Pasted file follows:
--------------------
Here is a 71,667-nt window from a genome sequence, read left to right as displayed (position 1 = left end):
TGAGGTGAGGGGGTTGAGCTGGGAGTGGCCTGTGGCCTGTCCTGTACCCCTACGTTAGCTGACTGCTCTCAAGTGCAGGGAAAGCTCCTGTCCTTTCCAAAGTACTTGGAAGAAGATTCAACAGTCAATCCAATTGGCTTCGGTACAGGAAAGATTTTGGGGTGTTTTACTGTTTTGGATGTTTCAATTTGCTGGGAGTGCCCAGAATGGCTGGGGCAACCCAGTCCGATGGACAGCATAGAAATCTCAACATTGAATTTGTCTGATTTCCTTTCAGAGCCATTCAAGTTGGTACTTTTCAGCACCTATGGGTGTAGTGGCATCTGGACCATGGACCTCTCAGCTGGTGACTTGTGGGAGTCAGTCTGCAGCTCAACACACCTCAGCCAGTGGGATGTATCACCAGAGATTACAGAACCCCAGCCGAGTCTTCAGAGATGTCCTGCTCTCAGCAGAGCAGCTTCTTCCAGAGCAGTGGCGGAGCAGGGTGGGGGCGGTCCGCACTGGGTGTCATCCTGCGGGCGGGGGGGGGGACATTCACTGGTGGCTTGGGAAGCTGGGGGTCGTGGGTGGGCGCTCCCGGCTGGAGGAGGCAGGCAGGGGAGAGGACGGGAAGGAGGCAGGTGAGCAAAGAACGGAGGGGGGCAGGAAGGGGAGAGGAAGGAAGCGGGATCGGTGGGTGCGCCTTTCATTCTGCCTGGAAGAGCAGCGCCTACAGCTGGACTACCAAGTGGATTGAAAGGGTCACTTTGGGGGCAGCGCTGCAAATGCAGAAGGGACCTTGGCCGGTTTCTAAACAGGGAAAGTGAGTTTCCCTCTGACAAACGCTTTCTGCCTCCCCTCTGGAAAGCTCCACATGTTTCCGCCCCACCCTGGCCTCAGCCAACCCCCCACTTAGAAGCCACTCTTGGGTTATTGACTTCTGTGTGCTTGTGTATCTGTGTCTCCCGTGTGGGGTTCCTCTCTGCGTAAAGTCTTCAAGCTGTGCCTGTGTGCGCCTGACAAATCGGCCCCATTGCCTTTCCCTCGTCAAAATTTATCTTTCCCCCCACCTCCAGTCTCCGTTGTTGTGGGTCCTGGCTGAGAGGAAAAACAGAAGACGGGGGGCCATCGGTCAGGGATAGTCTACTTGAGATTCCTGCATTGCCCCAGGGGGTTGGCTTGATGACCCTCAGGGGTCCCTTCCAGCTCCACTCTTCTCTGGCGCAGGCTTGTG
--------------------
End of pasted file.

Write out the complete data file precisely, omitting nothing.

Here is a 71,667-nt window from a genome sequence, read left to right as displayed (position 1 = left end):
TGAGGTGAGGGGGTTGAGCTGGGAGTGGCCTGTGGCCTGTCCTGTACCCCTACGTTAGCTGACTGCTCTCAAGTGCAGGGAAAGCTCCTGTCCTTTCCAAAGTACTTGGAAGAAGATTCAACAGTCAATCCAATTGGCTTCGGTACAGGAAAGATTTTGGGGTGTTTTACTGTTTTGGATGTTTCAATTTGCTGGGAGTGCCCAGAATGGCTGGGGCAACCCAGTCCGATGGACAGCATAGAAATCTCAACATTGAATTTGTCTGATTTCCTTTCAGAGCCATTCAAGTTGGTACTTTTCAGCACCTATGGGTGTAGTGGCATCTGGACCATGGACCTCTCAGCTGGTGACTTGTGGGAGTCAGTCTGCAGCTCAACACACCTCAGCCAGTGGGATGTATCACCAGAGATTACAGAACCCCAGCCGAGTCTTCAGAGATGTCCTGCTCTCAGCAGAGCAGCTTCTTCCAGAGCAGTGGCGGAGCAGGGTGGGGGCGGTCCGCACTGGGTGTCATCCTGCGGGCGGGGGGGGGGACATTCACTGGTGGCTTGGGAAGCTGGGGGTCGTGGGTGGGCGCTCCCGGCTGGAGGAGGCAGGCAGGGGAGAGGACGGGAAGGAGGCAGGTGAGCAAAGAACGGAGGGGGGCAGGAAGGGGAGAGGAAGGAAGCGGGATCGGTGGGTGCGCCTTTCATTCTGCCTGGAAGAGCAGCGCCTACAGCTGGACTACCAAGTGGATTGAAAGGGTCACTTTGGGGGCAGCGCTGCAAATGCAGAAGGGACCTTGGCCGGTTTCTAAACAGGGAAAGTGAGTTTCCCTCTGACAAACGCTTTCTGCCTCCCCTCTGGAAAGCTCCACATGTTTCCGCCCCACCCTGGCCTCAGCCAACCCCCCACTTAGAAGCCACTCTTGGGTTATTGACTTCTGTGTGCTTGTGTATCTGTGTCTCCCGTGTGGGGTTCCTCTCTGCGTAAAGTCTTCAAGCTGTGCCTGTGTGCGCCTGACAAATCGGCCCCATTGCCTTTCCCTCGTCAAAATTTATCTTTCCCCCCACCTCCAGTCTCCGTTGTTGTGGGTCCTGGCTGAGAGGAAAAACAGAAGACGGGGGGCCATCGGTCAGGGATAGTCTACTTGAGATTCCTGCATTGCCCCAGGGGGTTGGCTTGATGACCCTCAGGGGTCCCTTCCAGCTCCACTCTTCTCTGGCGCAGGCTTGTG